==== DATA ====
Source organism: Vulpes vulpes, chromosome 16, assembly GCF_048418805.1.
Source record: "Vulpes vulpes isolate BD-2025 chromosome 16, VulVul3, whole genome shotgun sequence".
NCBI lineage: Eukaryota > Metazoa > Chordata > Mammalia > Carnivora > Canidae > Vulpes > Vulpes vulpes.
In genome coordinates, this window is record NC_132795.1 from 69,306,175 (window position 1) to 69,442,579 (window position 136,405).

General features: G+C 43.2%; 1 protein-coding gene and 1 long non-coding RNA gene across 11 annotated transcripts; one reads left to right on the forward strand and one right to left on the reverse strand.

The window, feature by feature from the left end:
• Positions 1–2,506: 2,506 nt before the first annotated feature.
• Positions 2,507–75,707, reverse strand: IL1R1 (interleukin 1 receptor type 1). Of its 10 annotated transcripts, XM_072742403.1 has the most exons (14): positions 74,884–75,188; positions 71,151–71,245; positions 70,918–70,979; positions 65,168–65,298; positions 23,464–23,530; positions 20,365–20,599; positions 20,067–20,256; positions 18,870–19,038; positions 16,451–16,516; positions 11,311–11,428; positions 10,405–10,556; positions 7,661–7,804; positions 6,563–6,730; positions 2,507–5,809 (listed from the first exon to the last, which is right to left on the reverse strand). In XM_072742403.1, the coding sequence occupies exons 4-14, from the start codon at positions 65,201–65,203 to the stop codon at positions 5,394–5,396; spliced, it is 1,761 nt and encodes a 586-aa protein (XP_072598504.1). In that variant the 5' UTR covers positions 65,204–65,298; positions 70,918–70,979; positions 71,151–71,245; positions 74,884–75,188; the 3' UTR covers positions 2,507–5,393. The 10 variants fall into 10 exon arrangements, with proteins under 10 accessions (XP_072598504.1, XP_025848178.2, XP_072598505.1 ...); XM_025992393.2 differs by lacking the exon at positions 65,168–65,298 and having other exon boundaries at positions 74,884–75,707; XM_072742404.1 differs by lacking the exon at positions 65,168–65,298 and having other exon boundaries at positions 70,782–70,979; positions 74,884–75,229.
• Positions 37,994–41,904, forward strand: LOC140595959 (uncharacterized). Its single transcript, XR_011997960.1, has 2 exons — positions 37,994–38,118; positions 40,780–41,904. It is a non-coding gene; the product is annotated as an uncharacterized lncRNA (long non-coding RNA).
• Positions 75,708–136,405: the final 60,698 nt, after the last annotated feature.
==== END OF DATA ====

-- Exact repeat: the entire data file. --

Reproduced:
Source organism: Vulpes vulpes, chromosome 16, assembly GCF_048418805.1.
Source record: "Vulpes vulpes isolate BD-2025 chromosome 16, VulVul3, whole genome shotgun sequence".
NCBI lineage: Eukaryota > Metazoa > Chordata > Mammalia > Carnivora > Canidae > Vulpes > Vulpes vulpes.
In genome coordinates, this window is record NC_132795.1 from 69,306,175 (window position 1) to 69,442,579 (window position 136,405).

General features: G+C 43.2%; 1 protein-coding gene and 1 long non-coding RNA gene across 11 annotated transcripts; one reads left to right on the forward strand and one right to left on the reverse strand.

The window, feature by feature from the left end:
• Positions 1–2,506: 2,506 nt before the first annotated feature.
• Positions 2,507–75,707, reverse strand: IL1R1 (interleukin 1 receptor type 1). Of its 10 annotated transcripts, XM_072742403.1 has the most exons (14): positions 74,884–75,188; positions 71,151–71,245; positions 70,918–70,979; positions 65,168–65,298; positions 23,464–23,530; positions 20,365–20,599; positions 20,067–20,256; positions 18,870–19,038; positions 16,451–16,516; positions 11,311–11,428; positions 10,405–10,556; positions 7,661–7,804; positions 6,563–6,730; positions 2,507–5,809 (listed from the first exon to the last, which is right to left on the reverse strand). In XM_072742403.1, the coding sequence occupies exons 4-14, from the start codon at positions 65,201–65,203 to the stop codon at positions 5,394–5,396; spliced, it is 1,761 nt and encodes a 586-aa protein (XP_072598504.1). In that variant the 5' UTR covers positions 65,204–65,298; positions 70,918–70,979; positions 71,151–71,245; positions 74,884–75,188; the 3' UTR covers positions 2,507–5,393. The 10 variants fall into 10 exon arrangements, with proteins under 10 accessions (XP_072598504.1, XP_025848178.2, XP_072598505.1 ...); XM_025992393.2 differs by lacking the exon at positions 65,168–65,298 and having other exon boundaries at positions 74,884–75,707; XM_072742404.1 differs by lacking the exon at positions 65,168–65,298 and having other exon boundaries at positions 70,782–70,979; positions 74,884–75,229.
• Positions 37,994–41,904, forward strand: LOC140595959 (uncharacterized). Its single transcript, XR_011997960.1, has 2 exons — positions 37,994–38,118; positions 40,780–41,904. It is a non-coding gene; the product is annotated as an uncharacterized lncRNA (long non-coding RNA).
• Positions 75,708–136,405: the final 60,698 nt, after the last annotated feature.